Through all his riverboat experience Armstrong’s musicianship began to mature and expand. At twenty, he could now read music and he started to be featured in extended trumpet solos, one of the first jazzmen to do this, injecting his own personality and style into his solo turns. He had learned how to create a unique sound and also started using singing and patter in his performances.[15] In 1922, Armstrong joined the exodus to Chicago, where he had been invited by his mentor, Joe “King” Oliver, to join his Creole Jazz Band and where he could make a sufficient income so that he no longer needed to supplement his music with day labor jobs. It was a boom time in Chicago and though race relations were poor, the “Windy City” was teeming with jobs for blacks, who were making good wages in factories and had plenty to spend on entertainment.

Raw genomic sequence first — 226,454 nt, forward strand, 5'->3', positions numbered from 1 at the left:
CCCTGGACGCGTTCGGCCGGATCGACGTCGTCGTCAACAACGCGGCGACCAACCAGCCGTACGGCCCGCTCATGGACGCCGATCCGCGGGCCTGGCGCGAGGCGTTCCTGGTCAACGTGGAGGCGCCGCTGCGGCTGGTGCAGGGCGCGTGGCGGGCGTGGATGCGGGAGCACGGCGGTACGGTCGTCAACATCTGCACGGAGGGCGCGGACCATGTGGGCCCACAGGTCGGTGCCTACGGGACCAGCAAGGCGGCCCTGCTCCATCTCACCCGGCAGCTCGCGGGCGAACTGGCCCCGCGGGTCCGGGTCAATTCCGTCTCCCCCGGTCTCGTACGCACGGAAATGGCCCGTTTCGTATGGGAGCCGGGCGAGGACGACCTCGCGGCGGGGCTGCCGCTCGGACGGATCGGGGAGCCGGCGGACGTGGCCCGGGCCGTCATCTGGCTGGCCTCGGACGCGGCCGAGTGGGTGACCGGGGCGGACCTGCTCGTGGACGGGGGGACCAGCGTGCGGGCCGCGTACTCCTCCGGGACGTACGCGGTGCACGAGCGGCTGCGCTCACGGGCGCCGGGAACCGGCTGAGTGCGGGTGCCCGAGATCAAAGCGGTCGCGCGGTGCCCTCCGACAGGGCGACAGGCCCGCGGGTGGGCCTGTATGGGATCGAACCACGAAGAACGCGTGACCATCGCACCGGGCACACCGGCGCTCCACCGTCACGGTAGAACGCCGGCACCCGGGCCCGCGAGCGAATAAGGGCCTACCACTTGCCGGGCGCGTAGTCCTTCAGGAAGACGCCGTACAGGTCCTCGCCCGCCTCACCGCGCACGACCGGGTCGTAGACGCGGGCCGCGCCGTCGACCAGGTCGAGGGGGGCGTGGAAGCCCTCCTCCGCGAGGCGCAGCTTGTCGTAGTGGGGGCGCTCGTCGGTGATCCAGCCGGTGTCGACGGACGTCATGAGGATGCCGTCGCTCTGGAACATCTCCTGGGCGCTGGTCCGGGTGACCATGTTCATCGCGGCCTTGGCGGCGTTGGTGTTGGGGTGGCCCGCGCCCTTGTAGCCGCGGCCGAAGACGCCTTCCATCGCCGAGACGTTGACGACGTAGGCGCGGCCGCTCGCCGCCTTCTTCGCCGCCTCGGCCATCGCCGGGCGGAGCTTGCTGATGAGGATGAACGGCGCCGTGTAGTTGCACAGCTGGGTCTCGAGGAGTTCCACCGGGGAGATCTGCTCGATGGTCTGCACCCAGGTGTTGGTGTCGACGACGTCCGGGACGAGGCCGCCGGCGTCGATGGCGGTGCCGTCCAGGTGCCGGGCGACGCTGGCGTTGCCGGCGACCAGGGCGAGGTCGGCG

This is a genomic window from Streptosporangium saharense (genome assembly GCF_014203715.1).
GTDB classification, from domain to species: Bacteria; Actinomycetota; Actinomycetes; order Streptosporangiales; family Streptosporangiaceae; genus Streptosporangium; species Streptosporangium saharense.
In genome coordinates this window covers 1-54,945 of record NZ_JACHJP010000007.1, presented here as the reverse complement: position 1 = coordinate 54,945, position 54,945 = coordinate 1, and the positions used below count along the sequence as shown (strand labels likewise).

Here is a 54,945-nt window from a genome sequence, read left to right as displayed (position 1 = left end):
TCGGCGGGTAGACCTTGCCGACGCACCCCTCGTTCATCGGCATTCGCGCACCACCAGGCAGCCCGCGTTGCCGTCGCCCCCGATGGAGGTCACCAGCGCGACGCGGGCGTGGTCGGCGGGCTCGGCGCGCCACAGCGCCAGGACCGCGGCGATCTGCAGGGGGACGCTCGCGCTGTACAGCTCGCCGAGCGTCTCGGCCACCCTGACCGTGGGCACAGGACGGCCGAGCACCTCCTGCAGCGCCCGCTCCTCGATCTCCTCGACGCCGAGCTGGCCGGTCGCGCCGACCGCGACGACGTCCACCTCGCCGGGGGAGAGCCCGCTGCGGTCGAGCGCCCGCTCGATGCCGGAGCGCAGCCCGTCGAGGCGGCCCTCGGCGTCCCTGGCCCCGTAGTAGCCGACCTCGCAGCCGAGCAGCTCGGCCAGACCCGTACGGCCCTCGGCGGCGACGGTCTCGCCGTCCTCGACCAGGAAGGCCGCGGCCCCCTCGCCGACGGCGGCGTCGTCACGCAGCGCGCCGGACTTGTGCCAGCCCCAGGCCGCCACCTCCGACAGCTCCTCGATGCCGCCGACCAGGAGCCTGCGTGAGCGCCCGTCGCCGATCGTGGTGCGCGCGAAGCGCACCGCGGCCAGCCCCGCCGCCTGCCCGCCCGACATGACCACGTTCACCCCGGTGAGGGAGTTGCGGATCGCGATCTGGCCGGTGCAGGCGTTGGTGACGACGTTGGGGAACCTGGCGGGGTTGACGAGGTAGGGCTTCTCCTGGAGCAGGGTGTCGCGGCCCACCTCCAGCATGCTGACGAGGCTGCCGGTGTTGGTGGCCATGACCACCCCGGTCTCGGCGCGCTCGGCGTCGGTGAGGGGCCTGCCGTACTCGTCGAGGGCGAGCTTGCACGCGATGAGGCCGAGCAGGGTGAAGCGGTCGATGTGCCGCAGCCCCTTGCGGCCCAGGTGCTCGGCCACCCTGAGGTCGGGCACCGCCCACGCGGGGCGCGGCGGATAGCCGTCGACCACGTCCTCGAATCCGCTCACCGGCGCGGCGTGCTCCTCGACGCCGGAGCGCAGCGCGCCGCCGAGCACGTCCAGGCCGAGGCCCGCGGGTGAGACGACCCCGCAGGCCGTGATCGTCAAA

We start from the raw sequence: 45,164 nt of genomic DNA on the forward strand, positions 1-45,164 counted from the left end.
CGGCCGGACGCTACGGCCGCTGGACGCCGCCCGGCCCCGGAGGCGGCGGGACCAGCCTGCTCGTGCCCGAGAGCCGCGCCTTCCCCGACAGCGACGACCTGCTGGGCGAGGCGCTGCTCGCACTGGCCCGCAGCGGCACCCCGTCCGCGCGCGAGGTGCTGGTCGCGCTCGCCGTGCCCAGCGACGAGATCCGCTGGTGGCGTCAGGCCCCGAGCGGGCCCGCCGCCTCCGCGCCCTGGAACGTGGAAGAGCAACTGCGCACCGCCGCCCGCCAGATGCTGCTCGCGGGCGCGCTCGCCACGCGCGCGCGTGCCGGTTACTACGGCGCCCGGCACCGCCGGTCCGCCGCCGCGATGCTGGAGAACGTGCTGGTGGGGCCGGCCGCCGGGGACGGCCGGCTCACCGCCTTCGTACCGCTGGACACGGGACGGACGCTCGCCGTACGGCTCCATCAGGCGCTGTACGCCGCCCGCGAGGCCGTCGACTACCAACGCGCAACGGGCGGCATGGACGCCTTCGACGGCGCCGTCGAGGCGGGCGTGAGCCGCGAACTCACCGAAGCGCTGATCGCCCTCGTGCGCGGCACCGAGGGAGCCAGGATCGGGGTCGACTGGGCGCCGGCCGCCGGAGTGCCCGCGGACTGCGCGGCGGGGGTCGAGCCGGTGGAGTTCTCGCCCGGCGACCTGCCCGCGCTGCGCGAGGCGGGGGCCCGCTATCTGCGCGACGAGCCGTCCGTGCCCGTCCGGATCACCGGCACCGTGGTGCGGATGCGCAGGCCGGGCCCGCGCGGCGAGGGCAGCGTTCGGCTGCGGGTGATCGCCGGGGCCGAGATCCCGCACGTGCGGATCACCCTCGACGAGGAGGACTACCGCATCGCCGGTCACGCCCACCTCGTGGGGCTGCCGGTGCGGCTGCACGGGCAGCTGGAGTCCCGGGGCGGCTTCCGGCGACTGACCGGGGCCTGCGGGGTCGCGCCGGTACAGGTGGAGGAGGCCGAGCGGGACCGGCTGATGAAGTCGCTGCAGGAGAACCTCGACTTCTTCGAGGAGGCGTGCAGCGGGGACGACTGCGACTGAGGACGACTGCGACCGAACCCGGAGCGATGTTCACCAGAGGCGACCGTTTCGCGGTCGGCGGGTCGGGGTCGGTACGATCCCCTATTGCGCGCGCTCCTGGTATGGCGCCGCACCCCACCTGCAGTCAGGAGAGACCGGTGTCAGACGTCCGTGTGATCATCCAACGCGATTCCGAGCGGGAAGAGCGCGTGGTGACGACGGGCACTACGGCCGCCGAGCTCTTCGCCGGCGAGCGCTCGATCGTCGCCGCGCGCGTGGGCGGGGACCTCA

“La Vie En Rose”

Oliver’s band was the best and most influential hot jazz band in Chicago in the early 1920s, at a time when Chicago was the center of the jazz universe. Armstrong lived like a king in Chicago, in his own apartment with his own private bath (his first). Excited as he was to be in Chicago, he began his career-long pastime of writing nostalgic letters to friends in New Orleans. As Armstrong’s reputation grew, he was challenged to “cutting contests” by hornmen trying to displace the new phenom, who could blow two hundred high C’s in a row.[16] Armstrong made his first recordings on the Gennett and Okeh labels (jazz records were starting to boom across the country), including taking some solos and breaks, while playing second cornet in Oliver’s band in 1923. At this time, he met Hoagy Carmichael (with whom he would collaborate later) who was introduced by friend Bix Beiderbecke, who now had his own Chicago band.